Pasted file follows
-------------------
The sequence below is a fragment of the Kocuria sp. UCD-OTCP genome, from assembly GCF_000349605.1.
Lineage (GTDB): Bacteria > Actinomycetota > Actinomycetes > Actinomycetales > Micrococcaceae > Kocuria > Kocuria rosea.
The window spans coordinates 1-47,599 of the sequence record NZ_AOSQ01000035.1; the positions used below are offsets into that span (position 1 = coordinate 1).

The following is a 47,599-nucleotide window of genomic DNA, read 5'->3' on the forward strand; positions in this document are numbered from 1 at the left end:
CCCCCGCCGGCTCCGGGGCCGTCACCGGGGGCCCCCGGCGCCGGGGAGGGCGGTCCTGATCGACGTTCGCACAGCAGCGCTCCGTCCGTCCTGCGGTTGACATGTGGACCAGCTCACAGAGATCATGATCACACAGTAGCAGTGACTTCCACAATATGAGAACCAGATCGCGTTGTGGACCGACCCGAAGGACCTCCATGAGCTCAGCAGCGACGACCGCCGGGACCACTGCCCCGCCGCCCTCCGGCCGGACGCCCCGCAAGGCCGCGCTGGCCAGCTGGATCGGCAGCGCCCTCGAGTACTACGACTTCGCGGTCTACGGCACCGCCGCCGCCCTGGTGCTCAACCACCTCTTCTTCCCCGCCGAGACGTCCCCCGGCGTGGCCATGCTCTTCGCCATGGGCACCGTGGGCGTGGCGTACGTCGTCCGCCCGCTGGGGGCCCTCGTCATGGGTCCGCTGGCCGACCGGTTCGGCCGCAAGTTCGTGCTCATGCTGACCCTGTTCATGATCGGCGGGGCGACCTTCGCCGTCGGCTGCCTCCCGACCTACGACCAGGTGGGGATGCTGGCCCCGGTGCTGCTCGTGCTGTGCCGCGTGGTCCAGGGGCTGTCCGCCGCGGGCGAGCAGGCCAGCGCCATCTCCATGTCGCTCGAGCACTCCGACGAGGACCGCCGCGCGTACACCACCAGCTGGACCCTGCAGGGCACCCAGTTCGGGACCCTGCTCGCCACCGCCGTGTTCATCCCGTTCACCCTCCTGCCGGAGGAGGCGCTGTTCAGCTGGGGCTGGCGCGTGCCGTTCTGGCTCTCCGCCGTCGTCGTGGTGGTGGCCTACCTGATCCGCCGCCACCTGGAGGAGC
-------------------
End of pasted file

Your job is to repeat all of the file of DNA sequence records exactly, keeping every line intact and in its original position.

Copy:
The sequence below is a fragment of the Kocuria sp. UCD-OTCP genome, from assembly GCF_000349605.1.
Lineage (GTDB): Bacteria > Actinomycetota > Actinomycetes > Actinomycetales > Micrococcaceae > Kocuria > Kocuria rosea.
The window spans coordinates 1-47,599 of the sequence record NZ_AOSQ01000035.1; the positions used below are offsets into that span (position 1 = coordinate 1).

The following is a 47,599-nucleotide window of genomic DNA, read 5'->3' on the forward strand; positions in this document are numbered from 1 at the left end:
CCCCCGCCGGCTCCGGGGCCGTCACCGGGGGCCCCCGGCGCCGGGGAGGGCGGTCCTGATCGACGTTCGCACAGCAGCGCTCCGTCCGTCCTGCGGTTGACATGTGGACCAGCTCACAGAGATCATGATCACACAGTAGCAGTGACTTCCACAATATGAGAACCAGATCGCGTTGTGGACCGACCCGAAGGACCTCCATGAGCTCAGCAGCGACGACCGCCGGGACCACTGCCCCGCCGCCCTCCGGCCGGACGCCCCGCAAGGCCGCGCTGGCCAGCTGGATCGGCAGCGCCCTCGAGTACTACGACTTCGCGGTCTACGGCACCGCCGCCGCCCTGGTGCTCAACCACCTCTTCTTCCCCGCCGAGACGTCCCCCGGCGTGGCCATGCTCTTCGCCATGGGCACCGTGGGCGTGGCGTACGTCGTCCGCCCGCTGGGGGCCCTCGTCATGGGTCCGCTGGCCGACCGGTTCGGCCGCAAGTTCGTGCTCATGCTGACCCTGTTCATGATCGGCGGGGCGACCTTCGCCGTCGGCTGCCTCCCGACCTACGACCAGGTGGGGATGCTGGCCCCGGTGCTGCTCGTGCTGTGCCGCGTGGTCCAGGGGCTGTCCGCCGCGGGCGAGCAGGCCAGCGCCATCTCCATGTCGCTCGAGCACTCCGACGAGGACCGCCGCGCGTACACCACCAGCTGGACCCTGCAGGGCACCCAGTTCGGGACCCTGCTCGCCACCGCCGTGTTCATCCCGTTCACCCTCCTGCCGGAGGAGGCGCTGTTCAGCTGGGGCTGGCGCGTGCCGTTCTGGCTCTCCGCCGTCGTCGTGGTGGTGGCCTACCTGATCCGCCGCCACCTGGAGGAGC